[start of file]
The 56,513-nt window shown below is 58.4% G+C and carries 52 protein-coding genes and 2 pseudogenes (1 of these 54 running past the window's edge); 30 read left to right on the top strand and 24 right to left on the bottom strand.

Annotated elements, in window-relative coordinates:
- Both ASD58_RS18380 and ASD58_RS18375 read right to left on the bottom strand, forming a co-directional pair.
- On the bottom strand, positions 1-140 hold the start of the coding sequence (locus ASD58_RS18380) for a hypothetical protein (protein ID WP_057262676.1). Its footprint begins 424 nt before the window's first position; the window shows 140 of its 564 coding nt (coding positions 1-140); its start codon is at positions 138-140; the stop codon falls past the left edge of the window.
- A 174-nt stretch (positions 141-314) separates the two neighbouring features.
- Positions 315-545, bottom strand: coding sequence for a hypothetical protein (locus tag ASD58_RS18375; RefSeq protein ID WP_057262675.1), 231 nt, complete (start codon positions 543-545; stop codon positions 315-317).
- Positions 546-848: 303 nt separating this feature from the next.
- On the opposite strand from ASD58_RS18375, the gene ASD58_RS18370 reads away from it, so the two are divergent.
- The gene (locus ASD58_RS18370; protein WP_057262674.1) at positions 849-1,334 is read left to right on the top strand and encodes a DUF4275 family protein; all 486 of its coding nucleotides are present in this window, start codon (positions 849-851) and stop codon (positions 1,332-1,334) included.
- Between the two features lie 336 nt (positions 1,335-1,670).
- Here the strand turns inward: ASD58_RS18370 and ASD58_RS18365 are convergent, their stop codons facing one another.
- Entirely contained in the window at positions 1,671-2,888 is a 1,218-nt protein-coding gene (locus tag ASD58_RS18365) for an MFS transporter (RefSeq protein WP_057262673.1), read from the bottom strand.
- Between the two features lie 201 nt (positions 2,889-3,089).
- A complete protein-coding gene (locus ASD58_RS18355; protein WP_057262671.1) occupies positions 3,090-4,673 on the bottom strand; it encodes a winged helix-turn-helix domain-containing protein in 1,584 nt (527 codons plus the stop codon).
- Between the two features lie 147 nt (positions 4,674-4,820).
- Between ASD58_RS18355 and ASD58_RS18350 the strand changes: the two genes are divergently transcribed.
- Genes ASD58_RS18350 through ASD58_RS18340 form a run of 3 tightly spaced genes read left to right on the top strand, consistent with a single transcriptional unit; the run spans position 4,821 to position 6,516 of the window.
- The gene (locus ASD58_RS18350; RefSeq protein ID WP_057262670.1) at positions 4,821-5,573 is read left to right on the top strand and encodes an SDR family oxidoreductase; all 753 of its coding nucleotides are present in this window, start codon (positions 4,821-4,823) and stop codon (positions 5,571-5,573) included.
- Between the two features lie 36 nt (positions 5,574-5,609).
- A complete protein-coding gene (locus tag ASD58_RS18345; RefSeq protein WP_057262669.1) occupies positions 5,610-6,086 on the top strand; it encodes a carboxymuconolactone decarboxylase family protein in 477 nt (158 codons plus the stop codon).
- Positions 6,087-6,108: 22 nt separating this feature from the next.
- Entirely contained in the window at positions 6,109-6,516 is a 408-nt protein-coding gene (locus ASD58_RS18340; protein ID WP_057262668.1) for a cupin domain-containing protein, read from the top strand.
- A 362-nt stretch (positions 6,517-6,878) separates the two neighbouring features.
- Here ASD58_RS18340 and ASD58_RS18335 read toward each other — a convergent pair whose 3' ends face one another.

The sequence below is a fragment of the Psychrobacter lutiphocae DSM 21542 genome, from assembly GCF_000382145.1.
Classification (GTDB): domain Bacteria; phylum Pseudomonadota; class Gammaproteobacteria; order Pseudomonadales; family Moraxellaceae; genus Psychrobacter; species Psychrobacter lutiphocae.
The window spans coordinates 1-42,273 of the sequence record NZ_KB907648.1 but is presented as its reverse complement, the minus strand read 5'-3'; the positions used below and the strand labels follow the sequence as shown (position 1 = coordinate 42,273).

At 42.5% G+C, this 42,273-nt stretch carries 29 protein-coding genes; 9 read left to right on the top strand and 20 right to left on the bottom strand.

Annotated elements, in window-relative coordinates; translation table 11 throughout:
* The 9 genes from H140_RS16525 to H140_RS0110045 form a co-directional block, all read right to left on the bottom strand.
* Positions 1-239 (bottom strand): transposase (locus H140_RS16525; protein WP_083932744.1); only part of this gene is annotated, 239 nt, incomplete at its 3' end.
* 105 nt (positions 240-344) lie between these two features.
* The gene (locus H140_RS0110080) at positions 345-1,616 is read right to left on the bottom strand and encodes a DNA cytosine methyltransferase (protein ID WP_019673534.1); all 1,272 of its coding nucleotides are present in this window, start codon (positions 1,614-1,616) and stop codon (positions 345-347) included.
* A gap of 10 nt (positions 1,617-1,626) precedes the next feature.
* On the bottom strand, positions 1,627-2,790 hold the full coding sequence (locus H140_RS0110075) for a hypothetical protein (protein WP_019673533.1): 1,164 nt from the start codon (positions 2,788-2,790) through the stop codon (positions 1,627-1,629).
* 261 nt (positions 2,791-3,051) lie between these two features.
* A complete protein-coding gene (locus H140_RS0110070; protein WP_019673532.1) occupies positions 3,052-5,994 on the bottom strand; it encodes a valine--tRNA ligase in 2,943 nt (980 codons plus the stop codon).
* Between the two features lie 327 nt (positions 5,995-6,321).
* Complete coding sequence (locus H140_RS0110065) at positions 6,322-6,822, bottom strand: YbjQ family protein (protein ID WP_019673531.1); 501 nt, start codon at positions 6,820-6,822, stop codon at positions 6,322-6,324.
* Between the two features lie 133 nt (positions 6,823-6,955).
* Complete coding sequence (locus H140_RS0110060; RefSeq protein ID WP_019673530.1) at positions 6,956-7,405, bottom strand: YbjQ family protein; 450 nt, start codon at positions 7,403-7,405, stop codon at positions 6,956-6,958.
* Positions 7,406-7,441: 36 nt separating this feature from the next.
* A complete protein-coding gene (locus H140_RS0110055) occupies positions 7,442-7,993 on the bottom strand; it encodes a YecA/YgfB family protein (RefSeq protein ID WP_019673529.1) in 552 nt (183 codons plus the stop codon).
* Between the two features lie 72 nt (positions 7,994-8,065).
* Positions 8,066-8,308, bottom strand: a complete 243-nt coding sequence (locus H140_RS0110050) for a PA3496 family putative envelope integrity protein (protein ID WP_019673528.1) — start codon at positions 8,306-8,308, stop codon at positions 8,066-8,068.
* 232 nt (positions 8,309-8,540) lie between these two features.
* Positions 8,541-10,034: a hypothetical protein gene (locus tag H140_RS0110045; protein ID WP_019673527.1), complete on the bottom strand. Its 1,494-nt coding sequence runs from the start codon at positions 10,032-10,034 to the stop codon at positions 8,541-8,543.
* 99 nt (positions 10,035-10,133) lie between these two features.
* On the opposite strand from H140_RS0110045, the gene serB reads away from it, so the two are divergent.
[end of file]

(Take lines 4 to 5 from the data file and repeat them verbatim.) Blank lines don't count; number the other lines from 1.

- On the bottom strand, positions 1-140 hold the start of the coding sequence (locus ASD58_RS18380) for a hypothetical protein (protein ID WP_057262676.1). Its footprint begins 424 nt before the window's first position; the window shows 140 of its 564 coding nt (coding positions 1-140); its start codon is at positions 138-140; the stop codon falls past the left edge of the window.
- A 174-nt stretch (positions 141-314) separates the two neighbouring features.